Tuesday, 16 March 2010

Thought for Padraig's Day

“We tend to think of St. Patrick's Day as one big Irish party. However, St. Patrick's Day means something special to Irish people around the world. When there is much that pulls the world apart today, but St. Patrick's Day is a time to start all over again and celebrate the positive things we all share in life!” -Dr. Sam Speron



Talking Politics

Who will judge the system?

Mon Mar 15 11:55AM
It is that time again. An election is close. Surely now is the opportunity to debate the things that matter. But what issues are attracting the headlines? Is the leader of the incumbent party a foot-stamper? Can a man who attended Eton College feel our pain?

By Robert Mercer-Nairne

Where in the media are such vital issues as the disgraceful level of child deprivation among some parts of our population, or the appalling level of education in many areas, or the sense of alienation that pervades much of our Muslim community, or our declining economic competitiveness? If the headlines are any guide - nowhere! Yes, a few brave voices speak out on these issues, but the coverage given to them is token, at best.

We may wonder why the government in 18th-century France seemed frozen in front of the revolutionary headlights bearing down upon it, but if we go on like this, it won't be long before the people grow tired of their celebrity shows and demand a few truly authentic, never before seen on television, executions instead. Our polity is locked in a death spiral. Why, and what, can we do about it?

To answer these questions, we need to understand how human organisation systems work. Remove human consciousness and we would do what every other species has done - elaborate, defend our boundary conditions to the last, and follow any advantage we have without regard to consequence until blocked by our environment, which includes other species. By contrast, and through a process of trial and error, consciousness has allowed us to create functional structures designed to achieve objectives. This has sped up the evolutionary process no end, and given Homo sapiens an advantage to which our number of 6.7 billion and counting attests.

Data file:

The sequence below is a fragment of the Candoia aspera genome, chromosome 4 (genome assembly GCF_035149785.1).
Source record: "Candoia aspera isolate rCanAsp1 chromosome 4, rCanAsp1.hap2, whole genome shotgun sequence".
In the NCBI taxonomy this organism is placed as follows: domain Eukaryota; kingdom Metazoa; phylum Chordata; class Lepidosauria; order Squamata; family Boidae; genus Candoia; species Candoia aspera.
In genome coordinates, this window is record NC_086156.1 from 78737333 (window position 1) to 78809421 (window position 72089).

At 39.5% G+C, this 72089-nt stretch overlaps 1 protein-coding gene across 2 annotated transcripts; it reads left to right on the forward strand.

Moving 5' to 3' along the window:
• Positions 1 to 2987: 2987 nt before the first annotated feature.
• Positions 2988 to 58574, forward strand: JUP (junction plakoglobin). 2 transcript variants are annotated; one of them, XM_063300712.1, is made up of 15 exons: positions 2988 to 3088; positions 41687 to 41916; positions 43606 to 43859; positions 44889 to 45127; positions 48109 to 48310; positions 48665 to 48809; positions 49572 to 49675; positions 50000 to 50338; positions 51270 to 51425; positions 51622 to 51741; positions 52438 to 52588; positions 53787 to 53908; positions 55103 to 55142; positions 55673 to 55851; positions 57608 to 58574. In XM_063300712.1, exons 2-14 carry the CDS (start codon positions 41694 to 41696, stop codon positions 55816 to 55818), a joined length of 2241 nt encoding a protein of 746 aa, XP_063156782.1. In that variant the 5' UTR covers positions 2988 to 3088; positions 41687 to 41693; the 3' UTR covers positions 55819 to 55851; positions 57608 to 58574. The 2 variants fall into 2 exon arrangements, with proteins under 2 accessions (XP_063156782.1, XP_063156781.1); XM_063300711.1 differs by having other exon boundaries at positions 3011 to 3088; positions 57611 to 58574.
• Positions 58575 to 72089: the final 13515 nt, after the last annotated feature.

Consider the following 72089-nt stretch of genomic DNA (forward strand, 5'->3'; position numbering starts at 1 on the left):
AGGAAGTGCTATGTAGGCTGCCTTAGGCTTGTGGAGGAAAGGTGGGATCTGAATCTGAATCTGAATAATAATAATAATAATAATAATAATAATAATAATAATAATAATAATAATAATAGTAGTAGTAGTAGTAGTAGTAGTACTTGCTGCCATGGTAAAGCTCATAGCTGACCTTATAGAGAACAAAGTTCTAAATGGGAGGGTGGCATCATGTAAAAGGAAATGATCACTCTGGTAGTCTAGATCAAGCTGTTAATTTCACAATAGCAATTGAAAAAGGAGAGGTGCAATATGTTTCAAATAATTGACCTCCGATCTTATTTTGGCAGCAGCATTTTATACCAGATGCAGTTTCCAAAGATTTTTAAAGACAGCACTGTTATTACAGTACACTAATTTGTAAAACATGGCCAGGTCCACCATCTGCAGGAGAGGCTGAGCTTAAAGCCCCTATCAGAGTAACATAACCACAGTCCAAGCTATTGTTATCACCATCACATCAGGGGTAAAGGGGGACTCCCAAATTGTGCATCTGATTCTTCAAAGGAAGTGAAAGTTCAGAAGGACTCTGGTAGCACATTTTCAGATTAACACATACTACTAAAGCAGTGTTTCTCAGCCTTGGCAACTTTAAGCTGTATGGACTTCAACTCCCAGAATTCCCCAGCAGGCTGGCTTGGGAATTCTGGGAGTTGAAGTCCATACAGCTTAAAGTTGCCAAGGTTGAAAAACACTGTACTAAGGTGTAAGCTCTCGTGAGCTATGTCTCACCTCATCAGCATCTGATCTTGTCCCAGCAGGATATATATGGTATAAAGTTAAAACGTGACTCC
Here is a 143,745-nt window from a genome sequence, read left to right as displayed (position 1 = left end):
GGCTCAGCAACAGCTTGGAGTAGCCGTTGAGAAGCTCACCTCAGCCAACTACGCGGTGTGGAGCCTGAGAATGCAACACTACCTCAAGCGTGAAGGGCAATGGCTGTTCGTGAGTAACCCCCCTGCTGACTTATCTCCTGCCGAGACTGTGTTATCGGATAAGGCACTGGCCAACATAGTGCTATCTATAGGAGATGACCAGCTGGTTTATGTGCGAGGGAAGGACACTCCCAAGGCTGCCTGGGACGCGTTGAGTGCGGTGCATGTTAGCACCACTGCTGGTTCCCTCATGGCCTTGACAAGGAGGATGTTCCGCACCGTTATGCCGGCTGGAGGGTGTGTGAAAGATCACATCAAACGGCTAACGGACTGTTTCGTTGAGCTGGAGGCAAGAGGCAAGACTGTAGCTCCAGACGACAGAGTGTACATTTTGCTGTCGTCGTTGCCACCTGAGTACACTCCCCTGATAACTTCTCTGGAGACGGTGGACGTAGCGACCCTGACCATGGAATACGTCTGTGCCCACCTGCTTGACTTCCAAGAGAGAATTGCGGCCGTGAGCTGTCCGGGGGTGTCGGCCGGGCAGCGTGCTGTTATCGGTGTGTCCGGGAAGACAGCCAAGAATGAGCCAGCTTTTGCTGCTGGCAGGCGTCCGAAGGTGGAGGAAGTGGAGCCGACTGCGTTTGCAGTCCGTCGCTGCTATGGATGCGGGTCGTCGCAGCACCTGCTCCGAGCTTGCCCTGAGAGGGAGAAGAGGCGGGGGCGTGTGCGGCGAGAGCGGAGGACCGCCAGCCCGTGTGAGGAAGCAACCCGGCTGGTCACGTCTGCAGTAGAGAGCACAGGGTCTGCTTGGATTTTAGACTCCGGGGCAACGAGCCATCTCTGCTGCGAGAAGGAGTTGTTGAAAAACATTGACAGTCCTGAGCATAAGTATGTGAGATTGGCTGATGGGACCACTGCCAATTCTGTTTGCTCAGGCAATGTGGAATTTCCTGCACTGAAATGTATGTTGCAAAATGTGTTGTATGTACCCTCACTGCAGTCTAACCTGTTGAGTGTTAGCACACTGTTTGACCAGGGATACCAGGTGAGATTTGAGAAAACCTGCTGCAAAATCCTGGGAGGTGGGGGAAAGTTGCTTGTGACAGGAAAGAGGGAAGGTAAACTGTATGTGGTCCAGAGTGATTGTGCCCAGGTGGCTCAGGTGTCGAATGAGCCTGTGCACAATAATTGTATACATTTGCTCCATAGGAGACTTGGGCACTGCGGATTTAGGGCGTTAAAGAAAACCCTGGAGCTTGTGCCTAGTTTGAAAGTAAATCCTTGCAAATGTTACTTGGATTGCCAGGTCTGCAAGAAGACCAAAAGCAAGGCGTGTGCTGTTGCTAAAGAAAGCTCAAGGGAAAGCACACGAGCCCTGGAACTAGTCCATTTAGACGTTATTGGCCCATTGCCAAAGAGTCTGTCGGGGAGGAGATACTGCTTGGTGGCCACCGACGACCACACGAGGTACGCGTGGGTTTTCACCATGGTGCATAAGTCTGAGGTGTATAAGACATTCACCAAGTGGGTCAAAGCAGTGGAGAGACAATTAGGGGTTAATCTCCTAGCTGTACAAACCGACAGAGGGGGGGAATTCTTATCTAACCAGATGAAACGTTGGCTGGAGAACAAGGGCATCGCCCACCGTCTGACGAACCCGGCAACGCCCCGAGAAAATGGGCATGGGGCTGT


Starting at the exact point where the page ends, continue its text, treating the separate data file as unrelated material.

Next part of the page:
But the intelligence we have embedded within our structures, particularly our government, is limited to the function the structure has evolved to achieve. Armies are designed to make war, not love, corporations to make widgets, not happy families and political parties to achieve electoral success, not improved government. When unleashed they will follow their structural imperatives until victorious, stalemated or defeated. We merely hope that the interaction between them will take us to where we would like to be. It is only when this rather haphazard approach blows up in our faces that we consider the overarching system we are part of, and even then we have no very effective mechanism for doing so.

Structures are our collective memory and do much of our thinking for us, but they are invariably backward looking. It is not just generals who are condemned to fight the last war. The current US president campaigned on an anti-war, anti-Guantanamo, platform, but is hog-tied by the system he inherited.

What we have not evolved, and urgently need to evolve, are mechanisms for looking at our systems of government and changing them. That is why change invariably only comes after a disaster; only when the story underpinning a structure becomes so discredited that its active components (that's you and me) stop doing its bidding.

We need four things. The first is a wider understanding of how our human systems work so that collectively we have a firmer grasp on the relationship between order and change. The second are generally accepted moral criteria against which we can judge the effectiveness of the systems we have. Thirdly, we need a much better mechanism for channeling individual priorities into the legislative arena. And lastly, we need an expert body whose sole task is to keep improving our structures in the light of what people, generally, want them to achieve.

And finally, here is one other change that could easily be made. There has been almost interminable discussion about what to do with the House of Lords. My suggestion is simple. Turn the House of Lords into the House of Ladies. Forget about all-women shortlists. Give them their own chamber, and watch the quality of government improve no end.

Robert Mercer-Nairne is a University of Seattle organisation theorist and the author of Notes On The Dynamics Of Man, published by Gritpoul on March 18th